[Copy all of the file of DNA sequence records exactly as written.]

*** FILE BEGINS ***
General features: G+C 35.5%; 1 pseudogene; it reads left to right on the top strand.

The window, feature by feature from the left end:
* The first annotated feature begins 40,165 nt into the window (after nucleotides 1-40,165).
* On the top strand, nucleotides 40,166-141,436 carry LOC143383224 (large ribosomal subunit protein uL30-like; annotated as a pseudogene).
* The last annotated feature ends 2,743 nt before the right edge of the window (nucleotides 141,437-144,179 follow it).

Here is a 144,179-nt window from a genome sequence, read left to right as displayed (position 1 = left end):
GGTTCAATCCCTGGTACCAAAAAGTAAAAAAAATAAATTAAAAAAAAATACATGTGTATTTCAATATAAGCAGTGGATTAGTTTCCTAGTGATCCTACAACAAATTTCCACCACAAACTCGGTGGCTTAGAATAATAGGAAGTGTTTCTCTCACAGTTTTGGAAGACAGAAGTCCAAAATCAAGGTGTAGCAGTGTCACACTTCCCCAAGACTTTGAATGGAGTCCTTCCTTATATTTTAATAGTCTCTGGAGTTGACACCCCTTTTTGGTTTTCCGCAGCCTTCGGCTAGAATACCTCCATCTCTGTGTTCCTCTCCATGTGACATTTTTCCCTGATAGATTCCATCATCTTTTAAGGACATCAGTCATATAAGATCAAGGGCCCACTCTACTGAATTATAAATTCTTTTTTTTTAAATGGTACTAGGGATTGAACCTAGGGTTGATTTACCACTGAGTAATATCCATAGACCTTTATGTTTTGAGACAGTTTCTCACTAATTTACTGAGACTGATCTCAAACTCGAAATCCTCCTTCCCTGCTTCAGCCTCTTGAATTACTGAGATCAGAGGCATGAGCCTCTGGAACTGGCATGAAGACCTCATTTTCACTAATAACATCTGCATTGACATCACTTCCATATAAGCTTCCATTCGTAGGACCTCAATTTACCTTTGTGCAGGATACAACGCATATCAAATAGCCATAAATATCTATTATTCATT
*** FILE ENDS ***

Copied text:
General features: G+C 35.5%; 1 pseudogene; it reads left to right on the top strand.

The window, feature by feature from the left end:
* The first annotated feature begins 40,165 nt into the window (after nucleotides 1-40,165).
* On the top strand, nucleotides 40,166-141,436 carry LOC143383224 (large ribosomal subunit protein uL30-like; annotated as a pseudogene).
* The last annotated feature ends 2,743 nt before the right edge of the window (nucleotides 141,437-144,179 follow it).

Here is a 144,179-nt window from a genome sequence, read left to right as displayed (position 1 = left end):
GGTTCAATCCCTGGTACCAAAAAGTAAAAAAAATAAATTAAAAAAAAATACATGTGTATTTCAATATAAGCAGTGGATTAGTTTCCTAGTGATCCTACAACAAATTTCCACCACAAACTCGGTGGCTTAGAATAATAGGAAGTGTTTCTCTCACAGTTTTGGAAGACAGAAGTCCAAAATCAAGGTGTAGCAGTGTCACACTTCCCCAAGACTTTGAATGGAGTCCTTCCTTATATTTTAATAGTCTCTGGAGTTGACACCCCTTTTTGGTTTTCCGCAGCCTTCGGCTAGAATACCTCCATCTCTGTGTTCCTCTCCATGTGACATTTTTCCCTGATAGATTCCATCATCTTTTAAGGACATCAGTCATATAAGATCAAGGGCCCACTCTACTGAATTATAAATTCTTTTTTTTTAAATGGTACTAGGGATTGAACCTAGGGTTGATTTACCACTGAGTAATATCCATAGACCTTTATGTTTTGAGACAGTTTCTCACTAATTTACTGAGACTGATCTCAAACTCGAAATCCTCCTTCCCTGCTTCAGCCTCTTGAATTACTGAGATCAGAGGCATGAGCCTCTGGAACTGGCATGAAGACCTCATTTTCACTAATAACATCTGCATTGACATCACTTCCATATAAGCTTCCATTCGTAGGACCTCAATTTACCTTTGTGCAGGATACAACGCATATCAAATAGCCATAAATATCTATTATTCATT